The Doomsday Clock is an imperfect metaphor — but the existential danger is all too real

Critics call the clock a scare-mongering device — but the problem is, we have good reasons to fear extinction

By Émile P. Torres

Contributing Writer

Published February 5, 2023 12:00PM (EST)


Every year, the Bulletin of the Atomic Scientists convenes a meeting to decide whether the minute hand of its famous Doomsday Clock will move forward, backward or stay put. Invented in 1947, the clock is a metaphor aimed at conveying our collective proximity to global destruction, which is represented by midnight: doom. Initially set to seven minutes before midnight, the minute hand has wiggled back and forth over the decades: In 1953, the year after the U.S. and Soviet Union detonated the first thermonuclear weapons, it inched forward to a mere two minutes before doom, where it stayed until 1960, when it returned to the original setting. In 1991, following the dissolution of the Soviet Union, which marked an official end to the Cold War, the minute hand was pushed back to a reassuring 17 minutes.

Since then, however, the time has pretty steadily lurched forward, and in 2018 the Bulletin's Science and Security Board once again placed the time at two minutes before midnight, due to growing nuclear tensions and the ignominious failure of world governments to properly address the worsening climate crisis. Two years later, the minute hand moved forward to just 100 seconds before midnight, and this January — the most recent Doomsday Clock announcement — it was, for the first time ever, inched forward to 90 seconds.

But what exactly does this mean? The Doomsday Clock has plenty of critics, and my sense is that even those who like the metaphor agree that it's not perfect. The minute hands of most clocks don't move backward, and the Doomsday Clock, once its minute hand is set, doesn't start ticking forward. Many people on social media dismiss it as "scare-mongering," a way of frightening the public — which is not entirely wrong, as the Bulletin's purpose from the start was, to quote one of its founders, Eugene Rabinowitch, "to preserve civilization by scaring men into rationality." There is, in fact, a long tradition since the Atomic Age began in 1945 of employing what historian Paul Boyer describes as "the strategy of manipulating fear to build support for political resolution of the atomic menace."

One sees this very same strategy being employed today by environmentalists like Greta Thunberg, who declared before an audience at Davos in 2019: "I don't want your hope. I don't want you to be hopeful. I want you to panic. I want you to feel the fear I feel every day. And then I want you to act." Fear can be paralyzing, but it can also be a great motivator. They key is to figure out how to inspire what the German philosopher Günther Anders described as "a special kind" of fear, one that "drive[s] us into the streets instead of under cover." It's hard to know whether the Doomsday Clock does this. It certainly hasn't inspired large protests or demonstrations, although it is taken seriously by some political leaders, and in fact the Kremlin itself reacted with alarm to the announcement, blaming — of course — the U.S. and NATO.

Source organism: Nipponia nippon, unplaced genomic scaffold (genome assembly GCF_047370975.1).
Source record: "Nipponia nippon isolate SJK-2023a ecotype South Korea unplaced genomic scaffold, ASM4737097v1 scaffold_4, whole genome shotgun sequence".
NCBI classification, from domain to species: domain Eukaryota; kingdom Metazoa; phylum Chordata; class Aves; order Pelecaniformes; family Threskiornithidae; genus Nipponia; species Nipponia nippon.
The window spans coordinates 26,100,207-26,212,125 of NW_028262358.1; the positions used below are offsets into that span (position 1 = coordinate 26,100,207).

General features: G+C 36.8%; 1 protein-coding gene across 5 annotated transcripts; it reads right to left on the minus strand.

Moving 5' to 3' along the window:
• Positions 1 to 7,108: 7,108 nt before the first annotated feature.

Aside from potential problems with the metaphor and questions about the efficacy of fear, the Doomsday Clock does convey something important: Humanity is in a genuinely unprecedented situation these days, in the mid-morning of the 21st century. The fact is that before the invention of thermonuclear weapons in the early 1950s, there was no plausible way for humanity — much less a handful of individuals with twitching fingers next to some "launch" button — to completely destroy itself. Perhaps everyone around the world could have decided to stop having children, a possibility considered in 1874 by the English philosopher Henry Sidgwick (who said it would be "the greatest of conceivable crimes"). Some people around that time argued that we should do exactly that, arguing that life is so full of suffering that it would be better if our species were extinguished. Consider German philosopher Philipp Mainländer, who after receiving the first copies of his magnum opus on pessimism in 1876, stacked them up on the floor, climbed to the top of the pile and hanged himself.

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Yet even Mainländer acknowledged that persuading everyone to stop their baby-making activities (he advocated for celibacy) would be difficult. Human extinction by choosing not to procreate just isn't realistic. But thermonuclear weapons really could create an anthropogenic extinction scenario. How? The main danger, you may be surprised to learn, isn't from the initial blasts. Those would certainly be catastrophic, and indeed the most powerful thermonuclear weapon ever detonated — the Soviet-made Tsar Bomba, tested just once in 1961 — had an explosive yield more than 1,500 times that of the bomb dropped on Hiroshima, which destroyed much of the city. That's bigger than most of the weapons in our nuclear arsenal, but these can still wreak horrific havoc, as you can see for yourself by testing out different weapons in different cities on Nuke Map.

But in fact, the greater threat comes from the possibility that nuclear explosions would ignite massive conflagrations called firestorms, so hot that they produce their own gale-force winds. The explosion over Hiroshima, in fact, triggered a hellish firestorm that, along with the initial blast, killed roughly 30 percent of the city's population.The intense heat would catapult large quantities of the black soot produced by these fires straight through the troposphere — the layer of the atmosphere closest to Earth's surface — and into the stratosphere, the next layer up, which you may have traversed if you've ever flown in a commercial jetliner over the poles.